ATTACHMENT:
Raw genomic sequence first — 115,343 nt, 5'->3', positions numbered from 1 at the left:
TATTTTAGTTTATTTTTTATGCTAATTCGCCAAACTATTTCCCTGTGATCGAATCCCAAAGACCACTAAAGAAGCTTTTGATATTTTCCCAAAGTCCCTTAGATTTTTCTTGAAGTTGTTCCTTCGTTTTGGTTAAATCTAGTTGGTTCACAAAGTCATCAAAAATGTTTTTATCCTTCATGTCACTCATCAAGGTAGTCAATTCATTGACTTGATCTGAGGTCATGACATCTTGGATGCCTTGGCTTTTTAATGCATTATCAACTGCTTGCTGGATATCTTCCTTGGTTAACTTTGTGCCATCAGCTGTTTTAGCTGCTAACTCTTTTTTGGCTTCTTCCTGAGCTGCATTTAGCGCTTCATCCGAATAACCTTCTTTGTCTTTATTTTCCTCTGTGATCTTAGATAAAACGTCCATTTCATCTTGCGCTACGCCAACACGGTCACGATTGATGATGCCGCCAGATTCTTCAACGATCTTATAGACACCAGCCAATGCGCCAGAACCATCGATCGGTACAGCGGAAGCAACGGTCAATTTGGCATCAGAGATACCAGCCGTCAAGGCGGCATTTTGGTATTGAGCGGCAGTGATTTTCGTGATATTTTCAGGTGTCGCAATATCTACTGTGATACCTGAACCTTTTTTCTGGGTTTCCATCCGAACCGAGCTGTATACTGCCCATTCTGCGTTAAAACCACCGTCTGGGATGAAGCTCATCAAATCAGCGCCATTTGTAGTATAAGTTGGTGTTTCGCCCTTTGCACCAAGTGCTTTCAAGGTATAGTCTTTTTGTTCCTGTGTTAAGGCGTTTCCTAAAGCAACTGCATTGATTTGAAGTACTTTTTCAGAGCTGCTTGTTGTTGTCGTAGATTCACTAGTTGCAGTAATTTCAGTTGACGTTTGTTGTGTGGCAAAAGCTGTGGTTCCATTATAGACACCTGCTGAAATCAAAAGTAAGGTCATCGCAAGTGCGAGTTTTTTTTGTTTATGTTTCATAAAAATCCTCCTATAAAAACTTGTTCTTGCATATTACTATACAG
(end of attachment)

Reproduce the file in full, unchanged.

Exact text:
Raw genomic sequence first — 115,343 nt, 5'->3', positions numbered from 1 at the left:
TATTTTAGTTTATTTTTTATGCTAATTCGCCAAACTATTTCCCTGTGATCGAATCCCAAAGACCACTAAAGAAGCTTTTGATATTTTCCCAAAGTCCCTTAGATTTTTCTTGAAGTTGTTCCTTCGTTTTGGTTAAATCTAGTTGGTTCACAAAGTCATCAAAAATGTTTTTATCCTTCATGTCACTCATCAAGGTAGTCAATTCATTGACTTGATCTGAGGTCATGACATCTTGGATGCCTTGGCTTTTTAATGCATTATCAACTGCTTGCTGGATATCTTCCTTGGTTAACTTTGTGCCATCAGCTGTTTTAGCTGCTAACTCTTTTTTGGCTTCTTCCTGAGCTGCATTTAGCGCTTCATCCGAATAACCTTCTTTGTCTTTATTTTCCTCTGTGATCTTAGATAAAACGTCCATTTCATCTTGCGCTACGCCAACACGGTCACGATTGATGATGCCGCCAGATTCTTCAACGATCTTATAGACACCAGCCAATGCGCCAGAACCATCGATCGGTACAGCGGAAGCAACGGTCAATTTGGCATCAGAGATACCAGCCGTCAAGGCGGCATTTTGGTATTGAGCGGCAGTGATTTTCGTGATATTTTCAGGTGTCGCAATATCTACTGTGATACCTGAACCTTTTTTCTGGGTTTCCATCCGAACCGAGCTGTATACTGCCCATTCTGCGTTAAAACCACCGTCTGGGATGAAGCTCATCAAATCAGCGCCATTTGTAGTATAAGTTGGTGTTTCGCCCTTTGCACCAAGTGCTTTCAAGGTATAGTCTTTTTGTTCCTGTGTTAAGGCGTTTCCTAAAGCAACTGCATTGATTTGAAGTACTTTTTCAGAGCTGCTTGTTGTTGTCGTAGATTCACTAGTTGCAGTAATTTCAGTTGACGTTTGTTGTGTGGCAAAAGCTGTGGTTCCATTATAGACACCTGCTGAAATCAAAAGTAAGGTCATCGCAAGTGCGAGTTTTTTTTGTTTATGTTTCATAAAAATCCTCCTATAAAAACTTGTTCTTGCATATTACTATACAG